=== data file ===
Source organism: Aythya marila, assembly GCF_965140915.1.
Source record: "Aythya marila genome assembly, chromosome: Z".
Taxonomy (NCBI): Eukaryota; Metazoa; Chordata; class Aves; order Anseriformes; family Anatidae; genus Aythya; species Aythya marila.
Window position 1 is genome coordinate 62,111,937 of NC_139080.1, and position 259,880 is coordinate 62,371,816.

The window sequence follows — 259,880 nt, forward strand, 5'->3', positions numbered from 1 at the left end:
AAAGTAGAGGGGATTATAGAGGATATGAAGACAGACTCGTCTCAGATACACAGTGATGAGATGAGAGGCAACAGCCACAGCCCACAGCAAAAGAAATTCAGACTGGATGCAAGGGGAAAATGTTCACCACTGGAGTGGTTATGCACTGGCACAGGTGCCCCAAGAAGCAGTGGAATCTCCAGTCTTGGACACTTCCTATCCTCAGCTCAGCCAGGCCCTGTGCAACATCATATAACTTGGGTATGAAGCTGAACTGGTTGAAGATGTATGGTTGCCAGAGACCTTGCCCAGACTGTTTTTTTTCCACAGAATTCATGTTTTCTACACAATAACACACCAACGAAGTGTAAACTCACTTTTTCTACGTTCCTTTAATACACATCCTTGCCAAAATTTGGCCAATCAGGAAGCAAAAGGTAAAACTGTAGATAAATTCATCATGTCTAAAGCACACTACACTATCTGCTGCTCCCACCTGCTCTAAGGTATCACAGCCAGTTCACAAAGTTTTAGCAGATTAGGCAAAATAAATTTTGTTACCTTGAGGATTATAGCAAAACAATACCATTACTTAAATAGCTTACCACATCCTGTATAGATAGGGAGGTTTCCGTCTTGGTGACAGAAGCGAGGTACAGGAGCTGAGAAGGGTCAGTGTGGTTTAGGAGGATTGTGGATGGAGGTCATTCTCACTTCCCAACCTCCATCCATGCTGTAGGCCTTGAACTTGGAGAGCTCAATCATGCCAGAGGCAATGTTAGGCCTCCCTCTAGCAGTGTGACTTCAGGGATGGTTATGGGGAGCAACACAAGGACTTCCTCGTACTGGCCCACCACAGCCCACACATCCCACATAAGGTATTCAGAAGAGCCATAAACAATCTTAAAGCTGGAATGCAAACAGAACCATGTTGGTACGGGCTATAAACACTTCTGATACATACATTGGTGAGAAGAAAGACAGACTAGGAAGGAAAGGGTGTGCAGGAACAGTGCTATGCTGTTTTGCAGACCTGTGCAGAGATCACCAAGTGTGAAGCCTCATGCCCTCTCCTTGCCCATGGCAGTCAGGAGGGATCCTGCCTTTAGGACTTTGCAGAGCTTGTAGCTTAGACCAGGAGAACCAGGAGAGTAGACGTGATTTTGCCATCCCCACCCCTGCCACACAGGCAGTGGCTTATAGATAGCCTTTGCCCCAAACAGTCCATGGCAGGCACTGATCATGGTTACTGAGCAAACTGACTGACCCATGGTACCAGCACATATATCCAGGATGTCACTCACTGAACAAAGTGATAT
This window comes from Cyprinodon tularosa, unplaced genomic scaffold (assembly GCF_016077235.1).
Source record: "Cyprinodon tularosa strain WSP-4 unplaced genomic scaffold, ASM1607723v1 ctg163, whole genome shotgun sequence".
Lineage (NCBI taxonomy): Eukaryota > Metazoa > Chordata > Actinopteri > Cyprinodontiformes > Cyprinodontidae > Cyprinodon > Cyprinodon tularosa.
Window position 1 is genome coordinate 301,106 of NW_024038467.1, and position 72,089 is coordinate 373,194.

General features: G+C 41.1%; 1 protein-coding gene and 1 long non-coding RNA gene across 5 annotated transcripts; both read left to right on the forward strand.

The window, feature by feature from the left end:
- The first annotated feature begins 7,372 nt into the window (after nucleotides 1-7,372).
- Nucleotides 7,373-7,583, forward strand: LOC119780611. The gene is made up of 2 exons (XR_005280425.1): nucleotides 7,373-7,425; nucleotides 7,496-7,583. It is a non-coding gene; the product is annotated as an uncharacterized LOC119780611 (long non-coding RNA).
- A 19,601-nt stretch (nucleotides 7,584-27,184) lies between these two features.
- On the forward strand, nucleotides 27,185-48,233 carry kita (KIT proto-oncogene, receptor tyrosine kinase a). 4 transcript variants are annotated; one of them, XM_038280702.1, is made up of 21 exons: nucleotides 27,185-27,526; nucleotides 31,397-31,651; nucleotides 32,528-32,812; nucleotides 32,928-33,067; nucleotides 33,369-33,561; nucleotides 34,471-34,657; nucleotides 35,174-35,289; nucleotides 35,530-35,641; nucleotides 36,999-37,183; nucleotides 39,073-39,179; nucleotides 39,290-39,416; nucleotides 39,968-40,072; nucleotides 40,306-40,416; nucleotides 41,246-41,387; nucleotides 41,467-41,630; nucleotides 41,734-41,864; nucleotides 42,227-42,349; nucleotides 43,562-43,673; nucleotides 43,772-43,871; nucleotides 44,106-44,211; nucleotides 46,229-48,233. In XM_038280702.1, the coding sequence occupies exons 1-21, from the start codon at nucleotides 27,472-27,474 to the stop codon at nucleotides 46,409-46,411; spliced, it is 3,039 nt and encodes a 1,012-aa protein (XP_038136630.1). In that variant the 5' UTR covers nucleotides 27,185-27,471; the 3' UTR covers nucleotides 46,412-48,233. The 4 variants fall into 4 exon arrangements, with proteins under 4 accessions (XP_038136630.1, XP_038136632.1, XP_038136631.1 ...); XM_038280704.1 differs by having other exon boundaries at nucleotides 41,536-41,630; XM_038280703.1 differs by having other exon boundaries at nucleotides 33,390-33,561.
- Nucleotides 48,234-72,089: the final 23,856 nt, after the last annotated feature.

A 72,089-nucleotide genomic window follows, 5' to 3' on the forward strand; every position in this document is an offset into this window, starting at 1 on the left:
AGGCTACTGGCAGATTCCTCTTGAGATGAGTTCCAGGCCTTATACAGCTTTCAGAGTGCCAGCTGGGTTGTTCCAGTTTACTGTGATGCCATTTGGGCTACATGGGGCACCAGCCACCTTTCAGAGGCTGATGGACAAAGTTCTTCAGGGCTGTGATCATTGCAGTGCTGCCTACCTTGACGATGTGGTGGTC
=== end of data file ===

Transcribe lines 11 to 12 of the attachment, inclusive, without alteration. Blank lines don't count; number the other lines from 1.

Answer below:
General features: G+C 41.1%; 1 protein-coding gene and 1 long non-coding RNA gene across 5 annotated transcripts; both read left to right on the forward strand.

The window, feature by feature from the left end: